Thursday, 2 July 2015

Peter Senge on KM and org learning

Yesterday I had the pleasure of attending a seminar with Peter Senge at the World Bank. Here are some of the things he said about KM and organisational learning. 

No organisation is a learning organisation, but every organisation must learn or die.

Knowledge is the capacity for effective action

Learning is a process that enhances the learners capacity to produce desirable outcomes.

All learning occurs in a social context.

In any learning process you can be 100% sure that you will fail

Learning is a process of disciplined mistake-making

An environment of safety is crucial to learning

Knowledge Management often (mis)defines knowledge as "know-about", and confuses it with "lots of information". There is no "capacity for effective action" in a database.

Learning (in the Arts) is through the development of theory and method

(To be a learning organisation is to live with the fact that) "we want to be an organisation that recognises its incompetence and stupidity"

There is no learning process without doing something, specifically doing some thing collectively

The working team is the fundamental learning unit

There is no objective truth - everything has a bias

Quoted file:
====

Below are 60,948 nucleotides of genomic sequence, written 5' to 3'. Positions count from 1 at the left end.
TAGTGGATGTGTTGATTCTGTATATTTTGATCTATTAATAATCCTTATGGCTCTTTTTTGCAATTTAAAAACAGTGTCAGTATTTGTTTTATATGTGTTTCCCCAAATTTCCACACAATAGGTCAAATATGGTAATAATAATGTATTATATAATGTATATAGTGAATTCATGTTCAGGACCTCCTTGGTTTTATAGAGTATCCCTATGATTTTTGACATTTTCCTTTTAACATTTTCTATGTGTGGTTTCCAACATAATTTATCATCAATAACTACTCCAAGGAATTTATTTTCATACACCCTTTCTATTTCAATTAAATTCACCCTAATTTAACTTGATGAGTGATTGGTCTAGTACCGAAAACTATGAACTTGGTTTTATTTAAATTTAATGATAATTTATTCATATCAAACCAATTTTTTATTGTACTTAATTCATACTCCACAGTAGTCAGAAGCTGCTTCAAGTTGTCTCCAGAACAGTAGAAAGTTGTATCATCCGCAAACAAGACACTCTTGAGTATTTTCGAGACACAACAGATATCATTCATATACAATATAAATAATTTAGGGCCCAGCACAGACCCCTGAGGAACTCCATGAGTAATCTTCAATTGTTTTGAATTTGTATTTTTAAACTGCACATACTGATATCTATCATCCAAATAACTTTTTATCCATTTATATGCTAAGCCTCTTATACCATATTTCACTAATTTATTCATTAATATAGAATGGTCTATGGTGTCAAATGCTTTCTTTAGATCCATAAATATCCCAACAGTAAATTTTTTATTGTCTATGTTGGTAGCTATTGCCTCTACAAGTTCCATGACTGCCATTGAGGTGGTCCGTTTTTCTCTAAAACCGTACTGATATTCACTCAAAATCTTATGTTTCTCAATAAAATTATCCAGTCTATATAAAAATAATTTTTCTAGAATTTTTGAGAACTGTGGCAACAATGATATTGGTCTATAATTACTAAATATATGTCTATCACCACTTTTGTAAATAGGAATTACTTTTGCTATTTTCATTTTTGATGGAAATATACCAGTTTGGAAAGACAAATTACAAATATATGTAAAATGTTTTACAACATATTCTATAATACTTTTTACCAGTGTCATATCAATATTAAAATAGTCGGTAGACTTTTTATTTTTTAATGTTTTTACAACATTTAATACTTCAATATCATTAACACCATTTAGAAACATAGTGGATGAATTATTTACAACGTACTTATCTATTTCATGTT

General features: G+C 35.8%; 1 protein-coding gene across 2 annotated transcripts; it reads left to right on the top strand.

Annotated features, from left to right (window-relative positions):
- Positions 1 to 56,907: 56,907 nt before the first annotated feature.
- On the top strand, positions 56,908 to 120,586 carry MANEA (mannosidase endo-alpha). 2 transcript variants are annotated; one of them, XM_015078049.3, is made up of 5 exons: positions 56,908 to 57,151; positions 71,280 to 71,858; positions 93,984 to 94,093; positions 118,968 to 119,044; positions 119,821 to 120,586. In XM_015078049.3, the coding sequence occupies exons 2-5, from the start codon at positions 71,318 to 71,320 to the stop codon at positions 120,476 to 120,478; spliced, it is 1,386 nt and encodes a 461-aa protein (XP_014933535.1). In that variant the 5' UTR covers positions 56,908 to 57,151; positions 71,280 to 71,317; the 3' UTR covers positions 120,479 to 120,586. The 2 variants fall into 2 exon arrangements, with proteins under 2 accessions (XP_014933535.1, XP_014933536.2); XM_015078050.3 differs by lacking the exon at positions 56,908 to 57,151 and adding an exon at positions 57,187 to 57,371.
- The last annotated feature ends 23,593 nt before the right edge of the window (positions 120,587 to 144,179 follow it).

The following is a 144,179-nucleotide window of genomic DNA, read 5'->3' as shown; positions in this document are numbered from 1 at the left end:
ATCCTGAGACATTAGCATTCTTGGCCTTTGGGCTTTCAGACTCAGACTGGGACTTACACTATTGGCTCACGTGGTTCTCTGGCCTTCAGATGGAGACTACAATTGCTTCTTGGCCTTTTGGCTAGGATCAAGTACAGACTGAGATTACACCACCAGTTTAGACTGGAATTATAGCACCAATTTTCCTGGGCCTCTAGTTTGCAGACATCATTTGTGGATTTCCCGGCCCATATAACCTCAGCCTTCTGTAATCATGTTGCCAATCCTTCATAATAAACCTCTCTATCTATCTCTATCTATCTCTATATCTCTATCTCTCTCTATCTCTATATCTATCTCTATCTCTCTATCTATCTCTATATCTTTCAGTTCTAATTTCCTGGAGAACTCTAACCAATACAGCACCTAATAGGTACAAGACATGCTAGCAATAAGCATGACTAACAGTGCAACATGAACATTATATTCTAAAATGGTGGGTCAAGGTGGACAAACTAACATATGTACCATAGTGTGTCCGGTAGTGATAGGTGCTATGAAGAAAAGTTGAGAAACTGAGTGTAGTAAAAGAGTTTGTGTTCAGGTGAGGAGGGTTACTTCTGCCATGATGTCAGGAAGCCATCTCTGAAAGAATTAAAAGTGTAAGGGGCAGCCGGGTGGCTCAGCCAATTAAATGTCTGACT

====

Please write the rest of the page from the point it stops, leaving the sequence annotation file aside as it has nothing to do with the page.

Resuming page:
There is no "subjective view" because all views are subjective

All things that are said, are said by someone (and therefore subjective). The only important thing is, does it make us more effective?

The industry that as made the most progress with organisational learning is the software industry, because software development is so complex that nobody can predict an outcome

Organisational learning is about the cultivation of discipline

The quickest way to undermine shared understanding in an organisation is the rapid movement of people

(Peter also praised Oxfam as a learning organisation)

1 comment:

Rupert Lescott said...

Thanks Nick! Am somewhat envious and hope to meet the man myself one day. I love Senge's work but think the challenge for all of us is to make him accessible and meaningful for our clients. I don't doubt that the board of a large multinational has the time and energy to think his big thoughts but, for the project manager with schedule and budget crowding in on him/her, it can seem some way removed from their immediate experience. [Although I know that Senge has little time for our immediate experience and thinks nothing but the 'bigger picture'!]

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